I find myself always pressed for time in class. Doing inquiry-based work, and going at the pace of the kids’ understanding, means that inevitably there are stretches of time when I’m feeling like “ARGH! We need to go faster! We have to be further along to cover the content!” *Every teacher I know feels this*, and in my office we talk about this, so that makes me feel better. I’m not alone. I also know in the back of my mind that somehow, each year, we manage to get things done. That helps.

That being said, this past week I had one of the very few times that one class was about half a day in front of the other and I didn’t feel the need to forge forward as acutely as I usually do. And in that short exciting window, I saw a student’s shirt which I thought was mathematically beautiful…

… which of course I told to the student. “Math?” He didn’t see it, nor did others in the class. It was an 90 minute class, and when having kids work on some problems together, my mind started thinking… I want to *show kids how I see this shirt. The glasses I use to see the world are different from theirs.* We take a break in the middle of class for kids to get water or quickly grab a snack, and so 5 minutes before the break I stop everyone. I have them look up. And I say something like: “I know many of you don’t see math in [Stu]’s shirt, but I think if you start looking at the world with math in mind, something like that shirt will pop out as beautiful mathematics. So grant me 5 minutes where I’m on stage, you’re the audience, and I *live* give you my thought process for creating a version of that shirt on desmos. It may not work, but I think it will be neat to try.”

So they are sitting watching me sit at a laptop. I start by graphing . They ooh. Maybe they don’t. But in my mind’s recreation of the event, I hear them ooh. I explain that this isn’t a random thing I created. I ask who is taking statistics. I mention the “normal distribution.” A few nod knowingly, and for those who don’t, I say “this isn’t genius, this is me seeing [Stu]’s shirt and recognizing one of the most famous equation shapes in the world.” Then I graph the reflection over the x-axis. They understood that. But then I said I need more lines.

So I say: “I am now going to try to make the same curve with a higher peak. I think I should do a slight vertical stretch.”

But then I note that it isn’t just that each curve gets slightly stretched, but also the width of the bump gets slightly widened too. I go to the board and explain how I’m going to do a horizontal stretch too, and write up how I’m going to alter the x-variable in the equation to do that.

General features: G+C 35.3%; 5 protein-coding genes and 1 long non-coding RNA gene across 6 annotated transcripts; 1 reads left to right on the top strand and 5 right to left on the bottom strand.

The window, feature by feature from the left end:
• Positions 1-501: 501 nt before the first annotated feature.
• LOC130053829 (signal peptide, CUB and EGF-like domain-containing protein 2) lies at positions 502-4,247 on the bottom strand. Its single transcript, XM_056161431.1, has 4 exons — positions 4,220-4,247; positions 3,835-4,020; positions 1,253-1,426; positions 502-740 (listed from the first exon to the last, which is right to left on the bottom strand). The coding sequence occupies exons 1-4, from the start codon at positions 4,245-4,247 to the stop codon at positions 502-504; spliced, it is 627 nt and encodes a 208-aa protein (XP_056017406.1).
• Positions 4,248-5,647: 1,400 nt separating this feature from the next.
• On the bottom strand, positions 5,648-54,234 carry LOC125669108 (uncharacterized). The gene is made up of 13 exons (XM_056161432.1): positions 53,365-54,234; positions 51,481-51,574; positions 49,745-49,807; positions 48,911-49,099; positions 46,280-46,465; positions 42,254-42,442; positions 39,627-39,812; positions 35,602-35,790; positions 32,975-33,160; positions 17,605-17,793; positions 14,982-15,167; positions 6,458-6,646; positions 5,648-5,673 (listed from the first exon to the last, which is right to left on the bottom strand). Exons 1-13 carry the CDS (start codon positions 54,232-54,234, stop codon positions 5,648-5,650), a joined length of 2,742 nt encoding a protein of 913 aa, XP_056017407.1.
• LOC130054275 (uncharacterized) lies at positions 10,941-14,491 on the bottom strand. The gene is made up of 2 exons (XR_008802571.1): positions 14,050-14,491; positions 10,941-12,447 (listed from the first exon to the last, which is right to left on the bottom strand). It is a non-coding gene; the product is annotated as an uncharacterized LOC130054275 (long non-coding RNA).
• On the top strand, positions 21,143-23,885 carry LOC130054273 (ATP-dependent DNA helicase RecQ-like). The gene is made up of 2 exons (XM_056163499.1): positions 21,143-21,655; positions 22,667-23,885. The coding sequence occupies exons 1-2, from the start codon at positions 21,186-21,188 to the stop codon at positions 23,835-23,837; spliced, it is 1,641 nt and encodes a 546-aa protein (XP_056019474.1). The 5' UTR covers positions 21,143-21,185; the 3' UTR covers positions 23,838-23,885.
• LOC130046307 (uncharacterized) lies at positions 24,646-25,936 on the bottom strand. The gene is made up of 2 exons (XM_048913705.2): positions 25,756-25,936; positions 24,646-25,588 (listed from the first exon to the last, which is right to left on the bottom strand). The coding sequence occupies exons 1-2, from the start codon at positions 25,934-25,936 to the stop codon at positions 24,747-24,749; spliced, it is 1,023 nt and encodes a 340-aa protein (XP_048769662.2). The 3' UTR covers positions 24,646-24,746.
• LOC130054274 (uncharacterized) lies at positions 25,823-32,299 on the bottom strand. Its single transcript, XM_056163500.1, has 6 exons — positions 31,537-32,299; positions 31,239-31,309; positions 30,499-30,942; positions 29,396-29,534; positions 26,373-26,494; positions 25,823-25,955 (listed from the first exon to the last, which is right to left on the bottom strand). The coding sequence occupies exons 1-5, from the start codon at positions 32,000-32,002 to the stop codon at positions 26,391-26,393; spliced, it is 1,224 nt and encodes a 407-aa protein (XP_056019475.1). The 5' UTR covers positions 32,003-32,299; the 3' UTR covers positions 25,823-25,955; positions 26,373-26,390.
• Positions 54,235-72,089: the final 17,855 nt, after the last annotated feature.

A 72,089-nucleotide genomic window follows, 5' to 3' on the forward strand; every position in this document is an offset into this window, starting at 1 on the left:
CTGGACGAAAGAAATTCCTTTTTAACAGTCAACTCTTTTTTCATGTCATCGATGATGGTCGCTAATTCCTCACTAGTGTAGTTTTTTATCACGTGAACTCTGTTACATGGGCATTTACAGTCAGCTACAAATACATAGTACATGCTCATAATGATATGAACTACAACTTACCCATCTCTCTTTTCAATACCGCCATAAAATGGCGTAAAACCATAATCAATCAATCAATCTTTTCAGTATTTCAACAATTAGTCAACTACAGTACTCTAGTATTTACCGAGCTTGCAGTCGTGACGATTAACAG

I flipped that over the x-axis and then manually entered a bunch more equations that did the same thing — slightly higher peaks, slightly wider bumps. Kids asked me to add in the two circles in the middle, so I did. It looked meh because I only had 6 or 8 curves. I sent them on break and promised them I’d get it to look a bit better when they returned. And that I would do this with just *one equation*.

During break, I whipped this up using lists.

When they returned, I explained how the list worked in Desmos — so one equation actually plotted a bunch of equations.

I didn’t know what to make of doing this. I wanted them to see how I saw things, how I thought about things. That math is in lots of places if you just look for it. That playing with math can be fun and what they already know mathematically are quite powerful tools. If for just a second one of the kids was like “Oh, yeah, wait, math *is* pretty neat,” I’d be happy. It might have happened because the next day I was talking with a science teacher who was telling me that my kids who she also taught were talking about it in her class.

Also, you know, I always find that when I deviate from my plans for something I’m excited about, I always feel *so good about doing what I’m doing with my life*. I have to keep this in mind and try to go off the beaten path more…

PS. Of course when I saw the shirt, I didn’t initially “see” the normal distribution. I saw fluid flow around a cylinder:

But I forgot everything mathematical I know about that. :) So normal distribution it is!

OMG, Sam. This is such a cool moment of modeling how a mathematician sees things.

Your talent for seeing and expressing this visual image through the language of math is fascinating. I don’t have a head for math and have never been very good at it, but I appreciate how some people can bring it to life. Your students are fortunate to have you as their instructor.

*BLUSHING*

Great post! You are a great teacher. I enjoy you posts on maths and I love your enthusiasm.

That is so sweet. I don’t think I’m a great teacher (yet), but I’m getting better!!!